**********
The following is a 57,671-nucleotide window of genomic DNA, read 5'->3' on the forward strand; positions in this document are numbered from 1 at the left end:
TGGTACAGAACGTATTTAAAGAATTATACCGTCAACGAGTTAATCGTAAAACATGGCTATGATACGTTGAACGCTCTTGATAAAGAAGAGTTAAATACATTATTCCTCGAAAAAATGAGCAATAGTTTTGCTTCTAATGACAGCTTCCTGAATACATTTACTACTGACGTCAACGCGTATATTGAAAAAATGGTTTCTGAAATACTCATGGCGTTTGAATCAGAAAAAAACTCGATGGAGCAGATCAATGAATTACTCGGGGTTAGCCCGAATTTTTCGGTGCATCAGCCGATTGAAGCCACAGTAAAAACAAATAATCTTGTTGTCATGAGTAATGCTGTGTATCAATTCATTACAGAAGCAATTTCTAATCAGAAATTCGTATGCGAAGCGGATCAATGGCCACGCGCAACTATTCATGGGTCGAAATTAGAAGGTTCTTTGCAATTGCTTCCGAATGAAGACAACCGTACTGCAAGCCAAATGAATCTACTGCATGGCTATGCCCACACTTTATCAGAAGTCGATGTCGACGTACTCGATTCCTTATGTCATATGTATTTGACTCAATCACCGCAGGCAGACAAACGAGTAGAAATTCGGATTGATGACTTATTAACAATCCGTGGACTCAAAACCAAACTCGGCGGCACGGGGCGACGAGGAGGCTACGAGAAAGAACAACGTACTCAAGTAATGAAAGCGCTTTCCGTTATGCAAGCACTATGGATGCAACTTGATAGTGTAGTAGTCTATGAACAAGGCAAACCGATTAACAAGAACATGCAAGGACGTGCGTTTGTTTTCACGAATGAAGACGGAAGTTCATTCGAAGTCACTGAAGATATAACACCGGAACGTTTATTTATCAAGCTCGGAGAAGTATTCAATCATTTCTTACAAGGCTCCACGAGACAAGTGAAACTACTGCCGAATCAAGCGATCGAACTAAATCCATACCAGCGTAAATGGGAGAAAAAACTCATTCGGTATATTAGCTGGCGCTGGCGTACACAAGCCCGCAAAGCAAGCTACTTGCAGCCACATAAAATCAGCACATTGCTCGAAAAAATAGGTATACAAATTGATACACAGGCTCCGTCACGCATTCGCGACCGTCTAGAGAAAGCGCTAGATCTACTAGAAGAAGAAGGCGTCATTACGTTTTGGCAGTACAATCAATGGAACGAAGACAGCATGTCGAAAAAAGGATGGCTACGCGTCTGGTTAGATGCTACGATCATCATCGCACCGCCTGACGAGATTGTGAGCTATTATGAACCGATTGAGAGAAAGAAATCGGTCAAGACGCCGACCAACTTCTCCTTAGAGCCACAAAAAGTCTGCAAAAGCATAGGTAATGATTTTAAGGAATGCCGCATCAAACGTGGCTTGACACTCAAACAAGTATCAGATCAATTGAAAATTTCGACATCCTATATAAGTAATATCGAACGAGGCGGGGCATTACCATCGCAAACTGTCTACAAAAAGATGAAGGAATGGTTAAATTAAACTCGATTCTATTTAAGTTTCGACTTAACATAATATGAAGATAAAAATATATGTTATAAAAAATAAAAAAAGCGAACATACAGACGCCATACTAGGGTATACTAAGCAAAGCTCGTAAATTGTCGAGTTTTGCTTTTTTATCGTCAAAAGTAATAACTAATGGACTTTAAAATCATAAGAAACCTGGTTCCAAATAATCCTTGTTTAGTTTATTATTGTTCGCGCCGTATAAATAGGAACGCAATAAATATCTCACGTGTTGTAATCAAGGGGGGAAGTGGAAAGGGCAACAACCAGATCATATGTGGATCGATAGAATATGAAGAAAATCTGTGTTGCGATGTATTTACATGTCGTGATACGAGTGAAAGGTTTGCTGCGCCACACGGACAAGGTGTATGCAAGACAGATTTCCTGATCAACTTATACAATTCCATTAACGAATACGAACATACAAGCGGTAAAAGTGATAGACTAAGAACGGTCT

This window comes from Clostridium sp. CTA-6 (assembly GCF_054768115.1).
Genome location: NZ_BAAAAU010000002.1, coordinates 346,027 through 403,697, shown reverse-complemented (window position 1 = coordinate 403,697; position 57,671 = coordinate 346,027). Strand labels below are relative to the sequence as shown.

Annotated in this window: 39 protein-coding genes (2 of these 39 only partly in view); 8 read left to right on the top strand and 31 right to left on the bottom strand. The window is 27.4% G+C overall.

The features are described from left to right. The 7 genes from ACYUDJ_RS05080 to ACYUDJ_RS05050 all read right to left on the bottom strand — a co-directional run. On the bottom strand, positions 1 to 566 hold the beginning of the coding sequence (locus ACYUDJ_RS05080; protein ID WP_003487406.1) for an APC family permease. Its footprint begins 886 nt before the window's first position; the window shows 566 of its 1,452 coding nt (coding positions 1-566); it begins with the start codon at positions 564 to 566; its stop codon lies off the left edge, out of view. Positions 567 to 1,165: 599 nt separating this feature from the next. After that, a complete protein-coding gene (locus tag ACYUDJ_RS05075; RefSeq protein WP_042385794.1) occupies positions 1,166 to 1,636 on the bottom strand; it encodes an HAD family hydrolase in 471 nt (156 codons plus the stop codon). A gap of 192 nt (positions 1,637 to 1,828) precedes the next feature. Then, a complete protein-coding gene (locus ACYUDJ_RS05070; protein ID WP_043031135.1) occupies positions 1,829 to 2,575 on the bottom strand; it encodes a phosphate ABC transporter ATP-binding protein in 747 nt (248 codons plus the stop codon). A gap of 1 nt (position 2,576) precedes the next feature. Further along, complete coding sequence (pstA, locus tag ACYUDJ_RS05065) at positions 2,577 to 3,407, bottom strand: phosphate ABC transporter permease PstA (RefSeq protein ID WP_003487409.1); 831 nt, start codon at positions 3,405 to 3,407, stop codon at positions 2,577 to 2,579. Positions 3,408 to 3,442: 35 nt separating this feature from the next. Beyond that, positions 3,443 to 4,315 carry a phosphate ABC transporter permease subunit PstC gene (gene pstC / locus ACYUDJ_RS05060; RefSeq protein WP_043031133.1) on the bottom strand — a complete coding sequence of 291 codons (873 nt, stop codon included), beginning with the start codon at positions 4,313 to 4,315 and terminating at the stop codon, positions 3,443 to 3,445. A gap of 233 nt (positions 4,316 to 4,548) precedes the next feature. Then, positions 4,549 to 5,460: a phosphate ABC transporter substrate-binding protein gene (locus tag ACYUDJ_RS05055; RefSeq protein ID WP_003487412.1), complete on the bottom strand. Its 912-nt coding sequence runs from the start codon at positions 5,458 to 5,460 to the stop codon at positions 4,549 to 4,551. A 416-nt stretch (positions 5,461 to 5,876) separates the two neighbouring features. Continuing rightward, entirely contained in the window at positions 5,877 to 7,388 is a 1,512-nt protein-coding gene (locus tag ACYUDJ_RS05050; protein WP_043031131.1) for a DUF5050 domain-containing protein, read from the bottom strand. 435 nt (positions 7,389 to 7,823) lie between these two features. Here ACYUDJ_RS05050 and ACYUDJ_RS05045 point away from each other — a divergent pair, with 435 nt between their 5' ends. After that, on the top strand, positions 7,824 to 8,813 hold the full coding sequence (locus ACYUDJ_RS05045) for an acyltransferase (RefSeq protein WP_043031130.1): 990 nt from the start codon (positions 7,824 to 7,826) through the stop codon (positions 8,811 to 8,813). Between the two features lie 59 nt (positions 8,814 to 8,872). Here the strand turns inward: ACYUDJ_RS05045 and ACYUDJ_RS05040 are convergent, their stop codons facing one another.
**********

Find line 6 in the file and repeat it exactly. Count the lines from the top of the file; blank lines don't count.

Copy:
The features are described from left to right. The 7 genes from ACYUDJ_RS05080 to ACYUDJ_RS05050 all read right to left on the bottom strand — a co-directional run. On the bottom strand, positions 1 to 566 hold the beginning of the coding sequence (locus ACYUDJ_RS05080; protein ID WP_003487406.1) for an APC family permease. Its footprint begins 886 nt before the window's first position; the window shows 566 of its 1,452 coding nt (coding positions 1-566); it begins with the start codon at positions 564 to 566; its stop codon lies off the left edge, out of view. Positions 567 to 1,165: 599 nt separating this feature from the next. After that, a complete protein-coding gene (locus tag ACYUDJ_RS05075; RefSeq protein WP_042385794.1) occupies positions 1,166 to 1,636 on the bottom strand; it encodes an HAD family hydrolase in 471 nt (156 codons plus the stop codon). A gap of 192 nt (positions 1,637 to 1,828) precedes the next feature. Then, a complete protein-coding gene (locus ACYUDJ_RS05070; protein ID WP_043031135.1) occupies positions 1,829 to 2,575 on the bottom strand; it encodes a phosphate ABC transporter ATP-binding protein in 747 nt (248 codons plus the stop codon). A gap of 1 nt (position 2,576) precedes the next feature. Further along, complete coding sequence (pstA, locus tag ACYUDJ_RS05065) at positions 2,577 to 3,407, bottom strand: phosphate ABC transporter permease PstA (RefSeq protein ID WP_003487409.1); 831 nt, start codon at positions 3,405 to 3,407, stop codon at positions 2,577 to 2,579. Positions 3,408 to 3,442: 35 nt separating this feature from the next. Beyond that, positions 3,443 to 4,315 carry a phosphate ABC transporter permease subunit PstC gene (gene pstC / locus ACYUDJ_RS05060; RefSeq protein WP_043031133.1) on the bottom strand — a complete coding sequence of 291 codons (873 nt, stop codon included), beginning with the start codon at positions 4,313 to 4,315 and terminating at the stop codon, positions 3,443 to 3,445. A gap of 233 nt (positions 4,316 to 4,548) precedes the next feature. Then, positions 4,549 to 5,460: a phosphate ABC transporter substrate-binding protein gene (locus tag ACYUDJ_RS05055; RefSeq protein ID WP_003487412.1), complete on the bottom strand. Its 912-nt coding sequence runs from the start codon at positions 5,458 to 5,460 to the stop codon at positions 4,549 to 4,551. A 416-nt stretch (positions 5,461 to 5,876) separates the two neighbouring features. Continuing rightward, entirely contained in the window at positions 5,877 to 7,388 is a 1,512-nt protein-coding gene (locus tag ACYUDJ_RS05050; protein WP_043031131.1) for a DUF5050 domain-containing protein, read from the bottom strand. 435 nt (positions 7,389 to 7,823) lie between these two features. Here ACYUDJ_RS05050 and ACYUDJ_RS05045 point away from each other — a divergent pair, with 435 nt between their 5' ends. After that, on the top strand, positions 7,824 to 8,813 hold the full coding sequence (locus ACYUDJ_RS05045) for an acyltransferase (RefSeq protein WP_043031130.1): 990 nt from the start codon (positions 7,824 to 7,826) through the stop codon (positions 8,811 to 8,813). Between the two features lie 59 nt (positions 8,814 to 8,872). Here the strand turns inward: ACYUDJ_RS05045 and ACYUDJ_RS05040 are convergent, their stop codons facing one another.